- Click OK and save the changes.
Finally, visit whatismyip.com again, and note that the IP has changed to that of the proxy we set up.
More info on SOCKS: https://en.wikipedia.org/wiki/SOCKS
Reverse Tunneling: Option -R
The scenario: You are appropriately paranoid and you’ve set your personal network firewall to block all incoming traffic, such as SSH. But you want to make a special case for yourself so you can shell into your own network while you relax on the beach with your portable wireless wifi. The reverse tunnel gives you that special exception.
First, I need to clarify a couple definitions. Since with a reverse tunnel, some of the roles between server and client get switched around, I want to be clear what machine does what and who’s address goes where.
- Destination: The computer that you want to access, which is behind a firewall with no accessible ports.
- Source: The computer you are using to access the destination. It must also be running an SSH server.
Things get confusing, because during setup, the Source is the server, and the Destination is the client, which is reverse of what you are used to.
The process requires some initial access to the Destination. You have to set up access from there in order for this to work. Reverse tunneling will not allow an outsider to break past your firewall, unless he was able to access the Destination computer at some point in the past.
Unlike the other ssh commands, in which you run the ssh command on the Source, this command is executed on the Destination.
ssh -f -N -T -R 60000:localhost:22 email@example.com
NOTE: I’ve tried this while tunneling a non-ssh port and found that using “localhost” doesn’t always work for that. I have had success using the internal network IP of the destination machine instead.
If you are like me, and you have your ssh port forwarded on your router, or your ssh server on your Source machine is different from 22, then you will have to add the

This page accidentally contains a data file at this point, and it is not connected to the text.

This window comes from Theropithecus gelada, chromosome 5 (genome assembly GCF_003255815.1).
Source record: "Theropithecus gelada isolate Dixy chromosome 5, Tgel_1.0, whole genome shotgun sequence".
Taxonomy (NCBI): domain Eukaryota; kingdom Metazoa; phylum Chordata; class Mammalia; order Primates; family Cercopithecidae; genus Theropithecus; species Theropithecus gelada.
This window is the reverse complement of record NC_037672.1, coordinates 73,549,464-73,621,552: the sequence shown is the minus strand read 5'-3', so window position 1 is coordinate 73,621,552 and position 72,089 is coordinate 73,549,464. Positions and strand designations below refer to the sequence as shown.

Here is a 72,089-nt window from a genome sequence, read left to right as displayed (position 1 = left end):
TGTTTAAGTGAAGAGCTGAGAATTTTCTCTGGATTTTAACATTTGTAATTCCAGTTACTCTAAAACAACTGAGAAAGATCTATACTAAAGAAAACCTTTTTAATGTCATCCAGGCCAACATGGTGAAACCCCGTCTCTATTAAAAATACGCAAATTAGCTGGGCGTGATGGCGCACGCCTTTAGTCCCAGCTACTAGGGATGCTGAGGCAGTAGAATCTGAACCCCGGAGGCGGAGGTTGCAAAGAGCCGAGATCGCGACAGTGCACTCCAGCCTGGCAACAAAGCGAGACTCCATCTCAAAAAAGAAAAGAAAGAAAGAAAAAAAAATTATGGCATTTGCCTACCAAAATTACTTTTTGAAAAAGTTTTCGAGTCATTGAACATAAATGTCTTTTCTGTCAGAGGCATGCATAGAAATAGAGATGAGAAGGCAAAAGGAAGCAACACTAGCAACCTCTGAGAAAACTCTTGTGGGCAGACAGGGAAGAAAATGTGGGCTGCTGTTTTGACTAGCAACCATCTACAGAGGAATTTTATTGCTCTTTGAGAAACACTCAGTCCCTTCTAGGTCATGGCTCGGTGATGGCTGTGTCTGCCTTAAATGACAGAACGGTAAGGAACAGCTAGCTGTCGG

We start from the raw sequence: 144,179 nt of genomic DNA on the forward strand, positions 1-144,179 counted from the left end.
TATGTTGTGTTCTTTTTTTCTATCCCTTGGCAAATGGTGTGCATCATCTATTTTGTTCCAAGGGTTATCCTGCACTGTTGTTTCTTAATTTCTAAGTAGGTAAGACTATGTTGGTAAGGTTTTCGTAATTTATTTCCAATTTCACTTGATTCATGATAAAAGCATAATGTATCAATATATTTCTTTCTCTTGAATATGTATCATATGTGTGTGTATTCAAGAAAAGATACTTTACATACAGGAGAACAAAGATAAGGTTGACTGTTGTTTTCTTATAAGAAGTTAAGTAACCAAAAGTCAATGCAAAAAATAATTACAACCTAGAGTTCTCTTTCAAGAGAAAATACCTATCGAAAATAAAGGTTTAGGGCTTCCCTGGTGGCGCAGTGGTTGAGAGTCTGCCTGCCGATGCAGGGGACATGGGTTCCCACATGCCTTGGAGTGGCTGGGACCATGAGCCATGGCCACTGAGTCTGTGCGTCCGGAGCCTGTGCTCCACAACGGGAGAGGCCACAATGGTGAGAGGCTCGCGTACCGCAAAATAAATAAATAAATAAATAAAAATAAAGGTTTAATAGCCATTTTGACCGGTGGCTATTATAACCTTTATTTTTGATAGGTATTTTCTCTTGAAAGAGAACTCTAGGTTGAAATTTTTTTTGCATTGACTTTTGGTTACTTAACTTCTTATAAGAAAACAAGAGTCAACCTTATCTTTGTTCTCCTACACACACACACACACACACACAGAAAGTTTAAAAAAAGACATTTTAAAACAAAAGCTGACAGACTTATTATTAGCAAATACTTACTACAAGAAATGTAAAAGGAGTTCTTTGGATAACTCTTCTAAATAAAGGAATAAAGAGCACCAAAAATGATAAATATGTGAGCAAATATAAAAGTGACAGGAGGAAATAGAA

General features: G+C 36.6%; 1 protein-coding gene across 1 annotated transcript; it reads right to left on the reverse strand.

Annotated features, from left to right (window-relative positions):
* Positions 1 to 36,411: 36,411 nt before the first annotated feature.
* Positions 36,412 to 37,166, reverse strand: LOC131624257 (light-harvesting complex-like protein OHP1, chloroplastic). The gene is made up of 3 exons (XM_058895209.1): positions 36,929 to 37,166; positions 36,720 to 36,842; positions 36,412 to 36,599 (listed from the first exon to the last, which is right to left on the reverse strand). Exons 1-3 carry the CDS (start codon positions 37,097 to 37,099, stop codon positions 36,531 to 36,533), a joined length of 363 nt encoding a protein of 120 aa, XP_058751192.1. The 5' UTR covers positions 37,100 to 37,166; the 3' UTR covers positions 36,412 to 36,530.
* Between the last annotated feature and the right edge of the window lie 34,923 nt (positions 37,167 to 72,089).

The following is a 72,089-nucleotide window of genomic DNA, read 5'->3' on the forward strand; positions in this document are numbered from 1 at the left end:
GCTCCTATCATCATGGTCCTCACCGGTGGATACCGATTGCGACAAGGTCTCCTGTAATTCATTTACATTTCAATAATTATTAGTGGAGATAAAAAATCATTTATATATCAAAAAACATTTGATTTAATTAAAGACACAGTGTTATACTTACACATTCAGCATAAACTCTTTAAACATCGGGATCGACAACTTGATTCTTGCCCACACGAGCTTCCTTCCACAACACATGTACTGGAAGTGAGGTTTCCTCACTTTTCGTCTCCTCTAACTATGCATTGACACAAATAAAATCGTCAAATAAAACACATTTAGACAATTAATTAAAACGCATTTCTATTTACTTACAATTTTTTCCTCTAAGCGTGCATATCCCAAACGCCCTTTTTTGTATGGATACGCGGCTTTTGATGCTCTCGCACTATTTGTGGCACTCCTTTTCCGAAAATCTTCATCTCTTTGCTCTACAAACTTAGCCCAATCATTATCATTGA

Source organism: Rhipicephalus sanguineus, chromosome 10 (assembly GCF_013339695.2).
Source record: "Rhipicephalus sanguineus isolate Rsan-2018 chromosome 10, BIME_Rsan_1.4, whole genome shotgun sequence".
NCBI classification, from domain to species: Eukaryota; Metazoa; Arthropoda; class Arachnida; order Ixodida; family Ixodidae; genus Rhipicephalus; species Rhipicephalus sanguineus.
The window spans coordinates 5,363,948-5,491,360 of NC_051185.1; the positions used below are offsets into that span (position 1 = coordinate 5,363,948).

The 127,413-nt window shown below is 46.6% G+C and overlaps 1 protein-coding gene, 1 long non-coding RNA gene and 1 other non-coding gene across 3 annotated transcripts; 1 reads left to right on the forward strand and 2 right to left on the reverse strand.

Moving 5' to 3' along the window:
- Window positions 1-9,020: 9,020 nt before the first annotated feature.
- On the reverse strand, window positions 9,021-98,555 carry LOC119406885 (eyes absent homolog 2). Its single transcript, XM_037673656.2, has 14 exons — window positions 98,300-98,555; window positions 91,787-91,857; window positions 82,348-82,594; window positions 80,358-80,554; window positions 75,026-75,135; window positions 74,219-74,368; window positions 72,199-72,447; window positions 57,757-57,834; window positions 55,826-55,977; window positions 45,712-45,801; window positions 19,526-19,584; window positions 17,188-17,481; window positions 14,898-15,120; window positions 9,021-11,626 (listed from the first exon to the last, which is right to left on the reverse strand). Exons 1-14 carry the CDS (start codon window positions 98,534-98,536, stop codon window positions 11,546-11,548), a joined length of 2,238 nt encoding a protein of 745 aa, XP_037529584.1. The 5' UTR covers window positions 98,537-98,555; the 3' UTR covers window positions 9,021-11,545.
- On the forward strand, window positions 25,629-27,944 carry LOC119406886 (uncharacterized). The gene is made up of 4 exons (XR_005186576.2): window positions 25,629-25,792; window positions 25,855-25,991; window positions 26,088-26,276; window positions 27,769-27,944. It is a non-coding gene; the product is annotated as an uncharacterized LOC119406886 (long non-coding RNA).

-p option, with the port number that your Source computer’s ssh server listens on.
ssh -p 70000 -f -N -T -R 60000:localhost:22 firstname.lastname@example.org
This command used the Destination’s ssh client to connect to the Source’s server, which is backwards from what you are used to when using ssh. For this reason, you will be required to enter the Source User’s ssh password when you run this command. If you have key only access to your Source computer, then the Destination will be required to have the public key that allows it to access the Source’s ssh server.
Once this command is run, and your Source password is entered, then anything on Source localhost, port 60000 will forward to Destination’s local port 22.
From the Source computer:
ssh -p 60000 destination_user@localhost
At this point, you will have to enter the Destination user’s password to proceed (or have the public key for the Destination).
You can access Destination from a third computer also, as long as it can ssh into the Source computer at port 60000.
Edit: SSH Config Changes
I came back here today to duplicate these procedures and create a tunnel, and I can’t believe I left out some critical configuration changes. Without them, you are likely to experience frequent disconnections of an idle tunnel, especially if, like me, you are working on Linode.
You will want to make these changes on both your internal and external machines. To edit your config for the SSH server, open
/etc/ssh/sshd_config as root. Find the following lines, uncomment them if needed, and change their values:
TCPKeepalive yes ClientAliveInterval 30 ClientAliveCountMax 99999
That should help keep the pipe open.